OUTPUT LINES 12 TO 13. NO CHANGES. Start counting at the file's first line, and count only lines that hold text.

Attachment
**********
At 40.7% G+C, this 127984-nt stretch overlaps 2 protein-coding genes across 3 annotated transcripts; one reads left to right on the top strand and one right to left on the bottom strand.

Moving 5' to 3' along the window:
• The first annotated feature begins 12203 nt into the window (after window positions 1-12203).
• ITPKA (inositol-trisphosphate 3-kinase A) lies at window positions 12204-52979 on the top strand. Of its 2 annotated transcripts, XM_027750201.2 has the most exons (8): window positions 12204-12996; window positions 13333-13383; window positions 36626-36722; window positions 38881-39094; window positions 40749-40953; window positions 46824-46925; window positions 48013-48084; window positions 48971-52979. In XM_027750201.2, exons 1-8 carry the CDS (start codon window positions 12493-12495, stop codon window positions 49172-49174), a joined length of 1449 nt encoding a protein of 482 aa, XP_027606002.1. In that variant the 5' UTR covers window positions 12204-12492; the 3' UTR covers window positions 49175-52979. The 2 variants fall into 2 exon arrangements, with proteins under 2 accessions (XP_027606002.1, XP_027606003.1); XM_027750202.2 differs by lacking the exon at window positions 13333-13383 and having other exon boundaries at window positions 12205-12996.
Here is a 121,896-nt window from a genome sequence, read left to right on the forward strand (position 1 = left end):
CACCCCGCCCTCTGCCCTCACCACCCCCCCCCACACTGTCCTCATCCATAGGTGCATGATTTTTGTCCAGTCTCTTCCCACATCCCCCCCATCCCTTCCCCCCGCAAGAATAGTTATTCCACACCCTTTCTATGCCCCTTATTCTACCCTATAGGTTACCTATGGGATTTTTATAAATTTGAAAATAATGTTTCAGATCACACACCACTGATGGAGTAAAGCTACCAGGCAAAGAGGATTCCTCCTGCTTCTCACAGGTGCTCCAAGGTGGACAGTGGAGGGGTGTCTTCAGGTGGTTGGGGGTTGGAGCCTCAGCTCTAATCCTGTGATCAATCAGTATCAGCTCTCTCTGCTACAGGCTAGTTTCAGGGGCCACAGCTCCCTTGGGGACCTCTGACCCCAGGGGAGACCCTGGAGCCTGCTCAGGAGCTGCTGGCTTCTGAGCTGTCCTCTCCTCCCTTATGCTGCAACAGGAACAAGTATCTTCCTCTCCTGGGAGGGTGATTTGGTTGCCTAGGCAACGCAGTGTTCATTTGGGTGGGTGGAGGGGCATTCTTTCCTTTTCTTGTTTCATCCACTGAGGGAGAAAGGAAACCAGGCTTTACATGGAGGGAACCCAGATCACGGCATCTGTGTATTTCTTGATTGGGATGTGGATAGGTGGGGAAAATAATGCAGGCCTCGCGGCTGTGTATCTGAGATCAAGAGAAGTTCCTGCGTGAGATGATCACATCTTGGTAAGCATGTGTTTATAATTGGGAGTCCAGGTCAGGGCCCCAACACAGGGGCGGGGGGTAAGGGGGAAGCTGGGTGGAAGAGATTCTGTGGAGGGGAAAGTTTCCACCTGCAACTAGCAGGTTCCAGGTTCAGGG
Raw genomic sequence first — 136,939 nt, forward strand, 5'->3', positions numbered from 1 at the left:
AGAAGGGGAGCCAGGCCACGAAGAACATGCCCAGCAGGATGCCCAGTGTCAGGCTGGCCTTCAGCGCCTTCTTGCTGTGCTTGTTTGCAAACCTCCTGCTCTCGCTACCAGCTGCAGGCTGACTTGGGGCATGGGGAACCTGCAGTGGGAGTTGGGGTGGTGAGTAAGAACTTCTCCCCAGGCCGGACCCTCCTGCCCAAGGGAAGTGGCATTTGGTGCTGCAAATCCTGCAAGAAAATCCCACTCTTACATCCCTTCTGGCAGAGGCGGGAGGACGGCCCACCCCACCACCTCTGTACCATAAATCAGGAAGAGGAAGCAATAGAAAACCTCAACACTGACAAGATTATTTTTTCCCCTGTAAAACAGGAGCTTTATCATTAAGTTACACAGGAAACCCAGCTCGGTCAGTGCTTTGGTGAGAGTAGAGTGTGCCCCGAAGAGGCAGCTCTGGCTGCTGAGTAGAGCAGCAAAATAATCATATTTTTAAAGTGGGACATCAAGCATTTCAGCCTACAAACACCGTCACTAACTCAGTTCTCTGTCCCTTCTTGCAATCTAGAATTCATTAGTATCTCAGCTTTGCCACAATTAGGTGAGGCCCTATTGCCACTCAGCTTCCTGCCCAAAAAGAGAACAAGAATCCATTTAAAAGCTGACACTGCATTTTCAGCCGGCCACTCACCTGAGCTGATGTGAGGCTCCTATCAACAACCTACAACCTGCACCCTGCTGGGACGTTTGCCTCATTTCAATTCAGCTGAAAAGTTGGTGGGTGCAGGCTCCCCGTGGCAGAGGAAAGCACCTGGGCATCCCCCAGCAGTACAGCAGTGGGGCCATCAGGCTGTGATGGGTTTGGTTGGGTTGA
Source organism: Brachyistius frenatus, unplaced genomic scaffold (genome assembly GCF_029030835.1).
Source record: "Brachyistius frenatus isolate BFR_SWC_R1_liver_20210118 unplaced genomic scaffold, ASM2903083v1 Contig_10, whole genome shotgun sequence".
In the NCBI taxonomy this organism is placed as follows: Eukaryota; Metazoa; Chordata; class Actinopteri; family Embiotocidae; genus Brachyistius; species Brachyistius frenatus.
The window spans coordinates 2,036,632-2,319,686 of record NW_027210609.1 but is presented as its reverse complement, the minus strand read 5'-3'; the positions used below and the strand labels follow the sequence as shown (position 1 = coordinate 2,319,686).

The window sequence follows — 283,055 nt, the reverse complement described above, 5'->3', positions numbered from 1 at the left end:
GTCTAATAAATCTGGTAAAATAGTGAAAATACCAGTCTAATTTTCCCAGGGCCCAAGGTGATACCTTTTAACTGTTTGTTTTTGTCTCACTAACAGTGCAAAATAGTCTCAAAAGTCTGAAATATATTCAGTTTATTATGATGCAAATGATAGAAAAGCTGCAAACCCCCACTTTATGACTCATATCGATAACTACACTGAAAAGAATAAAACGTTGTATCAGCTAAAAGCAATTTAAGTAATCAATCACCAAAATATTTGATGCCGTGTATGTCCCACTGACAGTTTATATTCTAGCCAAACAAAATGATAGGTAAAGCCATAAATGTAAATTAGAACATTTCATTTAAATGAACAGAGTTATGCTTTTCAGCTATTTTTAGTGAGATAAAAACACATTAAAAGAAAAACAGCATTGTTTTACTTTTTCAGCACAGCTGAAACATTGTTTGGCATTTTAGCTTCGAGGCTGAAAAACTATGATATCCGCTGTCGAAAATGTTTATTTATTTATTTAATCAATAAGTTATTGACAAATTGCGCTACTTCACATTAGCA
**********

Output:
The window spans coordinates 2,036,632-2,319,686 of record NW_027210609.1 but is presented as its reverse complement, the minus strand read 5'-3'; the positions used below and the strand labels follow the sequence as shown (position 1 = coordinate 2,319,686).

The window sequence follows — 283,055 nt, the reverse complement described above, 5'->3', positions numbered from 1 at the left end: